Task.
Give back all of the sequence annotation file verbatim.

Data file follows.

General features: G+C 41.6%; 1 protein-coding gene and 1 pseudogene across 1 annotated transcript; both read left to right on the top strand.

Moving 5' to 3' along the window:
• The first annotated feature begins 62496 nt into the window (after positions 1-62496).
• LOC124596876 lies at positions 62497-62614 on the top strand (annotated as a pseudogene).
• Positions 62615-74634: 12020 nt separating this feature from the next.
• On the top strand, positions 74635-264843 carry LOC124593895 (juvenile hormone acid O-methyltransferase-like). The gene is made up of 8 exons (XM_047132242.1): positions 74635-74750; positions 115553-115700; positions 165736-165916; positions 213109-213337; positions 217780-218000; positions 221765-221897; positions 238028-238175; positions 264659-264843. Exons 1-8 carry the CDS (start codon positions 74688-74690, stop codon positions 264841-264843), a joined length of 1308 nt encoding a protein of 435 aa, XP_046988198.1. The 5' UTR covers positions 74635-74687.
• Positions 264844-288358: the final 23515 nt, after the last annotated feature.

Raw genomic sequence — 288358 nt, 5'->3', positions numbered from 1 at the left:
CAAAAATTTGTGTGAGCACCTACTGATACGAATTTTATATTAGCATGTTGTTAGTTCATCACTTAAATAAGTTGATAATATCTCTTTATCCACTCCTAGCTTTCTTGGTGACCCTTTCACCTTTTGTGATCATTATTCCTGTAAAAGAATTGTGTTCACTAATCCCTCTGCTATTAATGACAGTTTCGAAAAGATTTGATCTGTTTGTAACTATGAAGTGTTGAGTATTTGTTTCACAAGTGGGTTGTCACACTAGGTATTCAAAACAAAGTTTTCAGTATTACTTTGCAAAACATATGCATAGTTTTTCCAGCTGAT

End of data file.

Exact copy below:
General features: G+C 41.6%; 1 protein-coding gene and 1 pseudogene across 1 annotated transcript; both read left to right on the top strand.

Moving 5' to 3' along the window:
• The first annotated feature begins 62496 nt into the window (after positions 1-62496).
• LOC124596876 lies at positions 62497-62614 on the top strand (annotated as a pseudogene).
• Positions 62615-74634: 12020 nt separating this feature from the next.
• On the top strand, positions 74635-264843 carry LOC124593895 (juvenile hormone acid O-methyltransferase-like). The gene is made up of 8 exons (XM_047132242.1): positions 74635-74750; positions 115553-115700; positions 165736-165916; positions 213109-213337; positions 217780-218000; positions 221765-221897; positions 238028-238175; positions 264659-264843. Exons 1-8 carry the CDS (start codon positions 74688-74690, stop codon positions 264841-264843), a joined length of 1308 nt encoding a protein of 435 aa, XP_046988198.1. The 5' UTR covers positions 74635-74687.
• Positions 264844-288358: the final 23515 nt, after the last annotated feature.

Raw genomic sequence — 288358 nt, 5'->3', positions numbered from 1 at the left:
CAAAAATTTGTGTGAGCACCTACTGATACGAATTTTATATTAGCATGTTGTTAGTTCATCACTTAAATAAGTTGATAATATCTCTTTATCCACTCCTAGCTTTCTTGGTGACCCTTTCACCTTTTGTGATCATTATTCCTGTAAAAGAATTGTGTTCACTAATCCCTCTGCTATTAATGACAGTTTCGAAAAGATTTGATCTGTTTGTAACTATGAAGTGTTGAGTATTTGTTTCACAAGTGGGTTGTCACACTAGGTATTCAAAACAAAGTTTTCAGTATTACTTTGCAAAACATATGCATAGTTTTTCCAGCTGAT